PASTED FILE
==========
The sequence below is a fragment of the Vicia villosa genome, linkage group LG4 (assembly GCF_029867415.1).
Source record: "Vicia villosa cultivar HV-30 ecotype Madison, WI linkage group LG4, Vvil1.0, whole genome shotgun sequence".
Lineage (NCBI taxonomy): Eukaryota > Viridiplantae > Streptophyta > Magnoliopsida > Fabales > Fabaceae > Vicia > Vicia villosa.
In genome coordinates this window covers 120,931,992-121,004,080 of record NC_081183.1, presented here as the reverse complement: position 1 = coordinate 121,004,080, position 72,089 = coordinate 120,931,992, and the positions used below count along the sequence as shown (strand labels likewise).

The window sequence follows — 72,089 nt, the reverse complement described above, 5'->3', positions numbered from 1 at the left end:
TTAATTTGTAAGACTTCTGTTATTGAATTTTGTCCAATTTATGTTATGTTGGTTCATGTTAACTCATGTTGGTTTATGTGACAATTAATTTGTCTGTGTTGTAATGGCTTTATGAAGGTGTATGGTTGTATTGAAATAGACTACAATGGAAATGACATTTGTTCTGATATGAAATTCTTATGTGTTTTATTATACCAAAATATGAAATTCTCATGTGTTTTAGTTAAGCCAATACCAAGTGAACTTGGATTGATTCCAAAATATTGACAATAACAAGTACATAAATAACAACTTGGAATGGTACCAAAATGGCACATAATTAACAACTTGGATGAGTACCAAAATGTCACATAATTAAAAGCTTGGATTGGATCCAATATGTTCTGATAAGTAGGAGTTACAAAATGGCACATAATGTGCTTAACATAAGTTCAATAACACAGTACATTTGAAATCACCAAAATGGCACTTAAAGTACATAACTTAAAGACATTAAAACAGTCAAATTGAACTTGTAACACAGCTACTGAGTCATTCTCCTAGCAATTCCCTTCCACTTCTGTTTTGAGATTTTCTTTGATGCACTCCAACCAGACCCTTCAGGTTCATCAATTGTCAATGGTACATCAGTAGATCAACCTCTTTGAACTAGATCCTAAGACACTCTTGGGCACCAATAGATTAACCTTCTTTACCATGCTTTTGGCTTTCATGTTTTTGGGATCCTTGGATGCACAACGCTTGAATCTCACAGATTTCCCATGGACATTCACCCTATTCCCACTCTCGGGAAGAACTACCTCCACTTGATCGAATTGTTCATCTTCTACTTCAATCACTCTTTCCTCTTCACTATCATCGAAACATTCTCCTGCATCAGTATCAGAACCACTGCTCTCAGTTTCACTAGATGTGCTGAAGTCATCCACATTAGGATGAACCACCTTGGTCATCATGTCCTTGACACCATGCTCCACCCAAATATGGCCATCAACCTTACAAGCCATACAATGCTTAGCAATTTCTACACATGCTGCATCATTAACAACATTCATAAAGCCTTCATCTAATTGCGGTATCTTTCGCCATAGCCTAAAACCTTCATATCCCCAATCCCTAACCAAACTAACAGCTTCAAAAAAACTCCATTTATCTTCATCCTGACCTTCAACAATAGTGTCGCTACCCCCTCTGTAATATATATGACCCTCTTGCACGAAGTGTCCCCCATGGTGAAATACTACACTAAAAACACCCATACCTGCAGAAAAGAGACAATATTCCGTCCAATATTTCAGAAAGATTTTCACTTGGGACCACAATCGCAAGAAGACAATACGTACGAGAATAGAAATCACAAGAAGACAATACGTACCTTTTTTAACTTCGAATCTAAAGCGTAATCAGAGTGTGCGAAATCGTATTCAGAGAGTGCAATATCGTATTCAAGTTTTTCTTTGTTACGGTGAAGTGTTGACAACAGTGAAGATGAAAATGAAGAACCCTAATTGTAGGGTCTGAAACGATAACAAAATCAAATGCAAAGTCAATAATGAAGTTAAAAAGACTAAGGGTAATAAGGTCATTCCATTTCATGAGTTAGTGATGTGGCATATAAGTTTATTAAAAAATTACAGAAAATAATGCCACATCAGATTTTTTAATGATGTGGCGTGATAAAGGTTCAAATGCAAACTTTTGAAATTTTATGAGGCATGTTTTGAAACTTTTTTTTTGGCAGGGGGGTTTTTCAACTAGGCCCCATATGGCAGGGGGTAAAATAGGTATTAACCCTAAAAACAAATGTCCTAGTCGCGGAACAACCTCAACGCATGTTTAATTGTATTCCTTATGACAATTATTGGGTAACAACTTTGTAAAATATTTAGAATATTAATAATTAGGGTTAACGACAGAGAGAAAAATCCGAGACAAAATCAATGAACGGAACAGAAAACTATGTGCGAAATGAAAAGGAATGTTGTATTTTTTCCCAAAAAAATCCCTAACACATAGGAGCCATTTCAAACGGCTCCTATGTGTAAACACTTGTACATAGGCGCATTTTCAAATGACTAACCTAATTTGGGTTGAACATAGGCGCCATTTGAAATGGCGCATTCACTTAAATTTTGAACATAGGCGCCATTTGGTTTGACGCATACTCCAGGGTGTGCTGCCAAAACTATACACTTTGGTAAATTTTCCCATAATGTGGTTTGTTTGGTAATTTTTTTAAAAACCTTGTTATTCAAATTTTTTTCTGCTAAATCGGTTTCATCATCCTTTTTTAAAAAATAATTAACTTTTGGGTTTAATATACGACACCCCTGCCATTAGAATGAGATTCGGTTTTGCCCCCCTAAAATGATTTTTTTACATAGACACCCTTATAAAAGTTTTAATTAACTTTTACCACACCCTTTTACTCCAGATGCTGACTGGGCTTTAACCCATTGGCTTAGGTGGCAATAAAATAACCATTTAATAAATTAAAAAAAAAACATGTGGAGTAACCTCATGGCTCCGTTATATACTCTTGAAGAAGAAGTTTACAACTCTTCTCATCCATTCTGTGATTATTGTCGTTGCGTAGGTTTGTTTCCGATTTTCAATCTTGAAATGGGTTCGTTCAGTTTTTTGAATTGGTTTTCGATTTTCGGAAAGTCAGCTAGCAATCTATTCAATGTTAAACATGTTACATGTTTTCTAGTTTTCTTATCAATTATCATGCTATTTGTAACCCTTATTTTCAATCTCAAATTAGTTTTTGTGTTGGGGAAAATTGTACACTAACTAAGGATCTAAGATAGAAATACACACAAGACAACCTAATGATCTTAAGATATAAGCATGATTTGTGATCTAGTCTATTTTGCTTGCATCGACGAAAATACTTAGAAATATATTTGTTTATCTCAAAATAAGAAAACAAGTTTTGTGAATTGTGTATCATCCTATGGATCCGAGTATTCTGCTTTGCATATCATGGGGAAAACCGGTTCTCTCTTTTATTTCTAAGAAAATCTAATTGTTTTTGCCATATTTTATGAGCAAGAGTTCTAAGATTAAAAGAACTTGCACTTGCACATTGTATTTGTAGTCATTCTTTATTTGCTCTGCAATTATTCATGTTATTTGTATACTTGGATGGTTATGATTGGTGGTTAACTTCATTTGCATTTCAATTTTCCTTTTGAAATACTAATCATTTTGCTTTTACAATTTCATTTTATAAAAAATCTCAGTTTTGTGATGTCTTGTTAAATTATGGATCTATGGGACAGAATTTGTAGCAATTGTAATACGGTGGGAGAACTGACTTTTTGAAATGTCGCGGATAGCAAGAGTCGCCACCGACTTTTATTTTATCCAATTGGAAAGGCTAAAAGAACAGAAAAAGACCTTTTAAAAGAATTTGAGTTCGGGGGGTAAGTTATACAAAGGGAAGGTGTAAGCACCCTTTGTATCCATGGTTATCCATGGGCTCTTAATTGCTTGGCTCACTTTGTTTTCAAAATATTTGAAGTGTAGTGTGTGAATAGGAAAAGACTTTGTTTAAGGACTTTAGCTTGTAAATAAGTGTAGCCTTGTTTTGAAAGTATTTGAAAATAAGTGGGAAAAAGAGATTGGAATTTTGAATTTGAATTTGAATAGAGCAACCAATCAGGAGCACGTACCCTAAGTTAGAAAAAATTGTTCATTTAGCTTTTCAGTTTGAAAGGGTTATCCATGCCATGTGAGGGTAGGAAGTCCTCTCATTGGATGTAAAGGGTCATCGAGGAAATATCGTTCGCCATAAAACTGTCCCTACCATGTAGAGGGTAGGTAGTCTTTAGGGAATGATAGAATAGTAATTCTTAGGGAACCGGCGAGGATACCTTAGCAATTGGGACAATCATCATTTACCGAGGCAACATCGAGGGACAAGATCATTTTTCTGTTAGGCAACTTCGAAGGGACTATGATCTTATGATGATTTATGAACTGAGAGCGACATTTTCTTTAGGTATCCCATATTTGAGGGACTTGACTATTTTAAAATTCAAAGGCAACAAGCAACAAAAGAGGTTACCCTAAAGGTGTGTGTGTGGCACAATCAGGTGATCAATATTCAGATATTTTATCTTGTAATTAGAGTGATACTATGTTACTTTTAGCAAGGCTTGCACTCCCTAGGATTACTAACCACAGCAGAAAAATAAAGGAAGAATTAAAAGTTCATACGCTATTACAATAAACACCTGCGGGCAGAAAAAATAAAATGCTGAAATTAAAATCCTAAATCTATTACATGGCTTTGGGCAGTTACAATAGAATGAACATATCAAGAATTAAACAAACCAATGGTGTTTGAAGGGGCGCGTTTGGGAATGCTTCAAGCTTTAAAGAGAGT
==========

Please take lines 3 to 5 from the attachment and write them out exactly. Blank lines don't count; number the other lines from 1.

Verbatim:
Lineage (NCBI taxonomy): Eukaryota > Viridiplantae > Streptophyta > Magnoliopsida > Fabales > Fabaceae > Vicia > Vicia villosa.
In genome coordinates this window covers 120,931,992-121,004,080 of record NC_081183.1, presented here as the reverse complement: position 1 = coordinate 121,004,080, position 72,089 = coordinate 120,931,992, and the positions used below count along the sequence as shown (strand labels likewise).

The window sequence follows — 72,089 nt, the reverse complement described above, 5'->3', positions numbered from 1 at the left end: